Daily life
2 min

Wild mushroom season has begun : be vigilant !

The arrival of autumn marks the beginning of the wild mushroom picking season. Although wild mushrooms are popular delicacies, some species are nevertheless toxic or even fatal to humans. In 2021, four people died after mistaking a toxic species for an edible species. Whether you are a connoisseur or an occasional picker, you should remain vigilant and comply with good practices to ensure safe consumption.

While very few cases of poisoning occurred in July and August 2022 due to episodes of very hot weather and drought, the weather conditions over the past few days have favoured the growth of wild mushrooms. In fact, since the beginning of September, there has been an increase in the number of poisoning cases reported to poison control centres : over 60 cases have already been recorded since 1 September.  

These cases of poisoning have been due to a variety of causes: the mistaking of a toxic species for an edible species, sometimes due to the use of a smartphone app for wild mushroom identification providing incorrect information about the wild mushrooms picked, the consumption of edible mushrooms that are in poor condition or have been undercooked, etc.

Between 1 July and 31 December 2021, 1269 cases of poisoning were reported to poison control centres in France. The large majority of the mushrooms responsible had been picked in the wild (94% of cases). The other cases involved mushrooms purchased commercially.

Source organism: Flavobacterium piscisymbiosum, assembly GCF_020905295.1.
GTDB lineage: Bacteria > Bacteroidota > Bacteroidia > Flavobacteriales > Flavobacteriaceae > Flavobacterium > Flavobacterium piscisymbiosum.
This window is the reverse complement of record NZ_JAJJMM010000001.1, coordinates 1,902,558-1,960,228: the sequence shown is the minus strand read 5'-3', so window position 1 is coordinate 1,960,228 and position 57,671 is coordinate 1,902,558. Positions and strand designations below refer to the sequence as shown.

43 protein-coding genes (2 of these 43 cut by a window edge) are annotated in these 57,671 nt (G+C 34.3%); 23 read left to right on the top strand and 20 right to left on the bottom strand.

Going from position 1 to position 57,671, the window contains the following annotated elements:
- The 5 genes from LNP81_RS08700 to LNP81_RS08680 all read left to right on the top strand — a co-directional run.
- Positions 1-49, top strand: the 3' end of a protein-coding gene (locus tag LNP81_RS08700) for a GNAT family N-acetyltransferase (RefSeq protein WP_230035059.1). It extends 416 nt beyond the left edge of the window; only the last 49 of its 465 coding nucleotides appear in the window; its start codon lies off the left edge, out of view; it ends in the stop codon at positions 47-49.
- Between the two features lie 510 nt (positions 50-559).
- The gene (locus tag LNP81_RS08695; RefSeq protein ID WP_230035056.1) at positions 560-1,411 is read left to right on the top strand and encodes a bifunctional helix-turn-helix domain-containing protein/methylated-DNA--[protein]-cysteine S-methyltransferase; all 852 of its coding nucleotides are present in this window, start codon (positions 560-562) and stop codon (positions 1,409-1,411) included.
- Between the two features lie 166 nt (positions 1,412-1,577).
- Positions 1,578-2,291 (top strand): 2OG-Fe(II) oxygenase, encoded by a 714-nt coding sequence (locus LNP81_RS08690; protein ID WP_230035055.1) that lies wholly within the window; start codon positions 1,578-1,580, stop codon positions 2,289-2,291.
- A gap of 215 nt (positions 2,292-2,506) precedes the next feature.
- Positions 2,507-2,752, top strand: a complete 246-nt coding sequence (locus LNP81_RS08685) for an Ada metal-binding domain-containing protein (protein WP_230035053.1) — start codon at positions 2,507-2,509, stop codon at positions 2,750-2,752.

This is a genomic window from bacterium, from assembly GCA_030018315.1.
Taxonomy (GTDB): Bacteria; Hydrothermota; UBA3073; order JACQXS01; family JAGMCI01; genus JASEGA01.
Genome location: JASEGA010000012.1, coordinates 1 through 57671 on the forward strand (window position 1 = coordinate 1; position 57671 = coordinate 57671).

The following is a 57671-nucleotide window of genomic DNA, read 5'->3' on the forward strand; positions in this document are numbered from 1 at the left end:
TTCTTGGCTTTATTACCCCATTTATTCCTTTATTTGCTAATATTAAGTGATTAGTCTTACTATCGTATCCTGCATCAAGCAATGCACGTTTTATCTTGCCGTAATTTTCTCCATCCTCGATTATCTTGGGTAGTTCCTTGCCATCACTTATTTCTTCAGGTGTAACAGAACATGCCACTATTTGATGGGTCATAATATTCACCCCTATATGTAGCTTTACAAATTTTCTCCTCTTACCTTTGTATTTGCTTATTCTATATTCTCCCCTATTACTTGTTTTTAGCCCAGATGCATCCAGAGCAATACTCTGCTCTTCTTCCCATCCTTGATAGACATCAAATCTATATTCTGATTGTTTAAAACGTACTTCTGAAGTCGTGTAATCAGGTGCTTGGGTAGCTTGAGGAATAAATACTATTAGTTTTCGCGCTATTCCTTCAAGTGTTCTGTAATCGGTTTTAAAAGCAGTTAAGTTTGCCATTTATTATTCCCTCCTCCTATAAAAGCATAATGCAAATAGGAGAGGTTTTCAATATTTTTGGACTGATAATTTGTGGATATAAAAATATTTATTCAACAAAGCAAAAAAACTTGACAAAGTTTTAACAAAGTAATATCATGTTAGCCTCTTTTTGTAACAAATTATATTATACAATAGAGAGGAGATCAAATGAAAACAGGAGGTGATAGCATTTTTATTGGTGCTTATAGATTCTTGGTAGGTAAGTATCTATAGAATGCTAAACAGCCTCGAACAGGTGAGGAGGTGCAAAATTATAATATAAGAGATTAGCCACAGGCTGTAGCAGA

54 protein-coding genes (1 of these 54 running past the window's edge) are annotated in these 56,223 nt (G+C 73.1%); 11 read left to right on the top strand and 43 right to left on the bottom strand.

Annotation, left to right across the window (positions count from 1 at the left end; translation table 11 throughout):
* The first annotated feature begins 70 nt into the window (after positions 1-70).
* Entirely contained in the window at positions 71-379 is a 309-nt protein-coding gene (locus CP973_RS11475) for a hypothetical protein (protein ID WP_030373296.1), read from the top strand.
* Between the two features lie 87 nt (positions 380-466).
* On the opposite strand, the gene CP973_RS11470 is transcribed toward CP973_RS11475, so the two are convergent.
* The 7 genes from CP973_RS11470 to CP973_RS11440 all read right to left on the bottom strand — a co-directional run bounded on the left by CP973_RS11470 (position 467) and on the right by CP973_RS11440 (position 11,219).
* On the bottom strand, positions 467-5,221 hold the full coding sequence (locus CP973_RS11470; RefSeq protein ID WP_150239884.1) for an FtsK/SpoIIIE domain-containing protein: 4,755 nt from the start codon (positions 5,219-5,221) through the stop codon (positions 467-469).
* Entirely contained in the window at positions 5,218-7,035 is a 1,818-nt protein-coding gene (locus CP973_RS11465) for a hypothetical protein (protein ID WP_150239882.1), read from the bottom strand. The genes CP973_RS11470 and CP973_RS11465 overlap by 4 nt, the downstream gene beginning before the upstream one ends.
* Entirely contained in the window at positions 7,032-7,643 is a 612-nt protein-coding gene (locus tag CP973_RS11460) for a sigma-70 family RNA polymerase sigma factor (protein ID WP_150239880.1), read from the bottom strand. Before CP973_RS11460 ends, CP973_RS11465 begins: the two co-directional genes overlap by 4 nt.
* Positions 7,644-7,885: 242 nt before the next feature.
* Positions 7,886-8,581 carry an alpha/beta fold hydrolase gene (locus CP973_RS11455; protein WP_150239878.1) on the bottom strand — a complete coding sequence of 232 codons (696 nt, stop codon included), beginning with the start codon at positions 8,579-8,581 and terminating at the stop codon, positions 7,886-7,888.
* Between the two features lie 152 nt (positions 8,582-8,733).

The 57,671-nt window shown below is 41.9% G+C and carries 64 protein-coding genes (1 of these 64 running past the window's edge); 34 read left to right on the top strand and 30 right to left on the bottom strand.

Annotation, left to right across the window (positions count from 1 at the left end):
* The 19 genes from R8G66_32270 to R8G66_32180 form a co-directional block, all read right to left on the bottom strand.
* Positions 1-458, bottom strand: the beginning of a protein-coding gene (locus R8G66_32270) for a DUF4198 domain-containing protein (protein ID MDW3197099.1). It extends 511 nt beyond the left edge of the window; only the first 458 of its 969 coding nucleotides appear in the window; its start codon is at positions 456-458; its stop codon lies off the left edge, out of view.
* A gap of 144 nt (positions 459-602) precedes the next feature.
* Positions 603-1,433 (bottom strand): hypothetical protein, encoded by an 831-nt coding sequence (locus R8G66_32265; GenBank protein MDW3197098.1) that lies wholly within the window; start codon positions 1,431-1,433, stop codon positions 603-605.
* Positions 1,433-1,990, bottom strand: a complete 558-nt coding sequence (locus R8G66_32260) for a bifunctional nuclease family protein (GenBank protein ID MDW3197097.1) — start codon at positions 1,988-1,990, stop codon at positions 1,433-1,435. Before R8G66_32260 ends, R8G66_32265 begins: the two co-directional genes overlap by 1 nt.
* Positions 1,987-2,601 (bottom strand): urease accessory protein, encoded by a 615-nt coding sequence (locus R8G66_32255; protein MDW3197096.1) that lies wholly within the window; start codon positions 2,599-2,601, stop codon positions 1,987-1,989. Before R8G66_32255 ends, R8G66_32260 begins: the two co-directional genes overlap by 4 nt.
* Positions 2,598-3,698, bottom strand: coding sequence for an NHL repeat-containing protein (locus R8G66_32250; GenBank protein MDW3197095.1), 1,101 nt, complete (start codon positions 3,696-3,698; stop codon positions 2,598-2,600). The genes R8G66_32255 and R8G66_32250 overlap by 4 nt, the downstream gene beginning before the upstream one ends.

The symptoms observed were mainly digestive : abdominal pain, nausea, vomiting and diarrhoea. Although most of the cases were benign, there were 41 severe cases including four deaths.

Fifteen young children were poisoned; one of them had to be given a liver transplant. It is important to note that picked mushrooms should never be fed to young children.   

Review of good practices to avoid poisoning

In a context where around a thousand people are poisoned or die every year in France due to the consumption of wild mushrooms, ANSES, poison control centres, and the Directorate General for Health reiterate that you should:

  • Only pick mushrooms that you know very well: some highly poisonous fungi closely resemble edible species.
  • If you have the slightest doubt about the identification of any of the mushrooms you have picked, not consume them until you have had them checked by a specialist: a pharmacist or a local mycology association.
  • Never feed the mushrooms you have picked to young children.
  • Not consume wild mushrooms identified by a mushroom recognition app on a smartphone, due to the high risk of error.

Find all of the good practices you should adopt before, during and after wild mushroom picking.

An information sheet summarising our key advice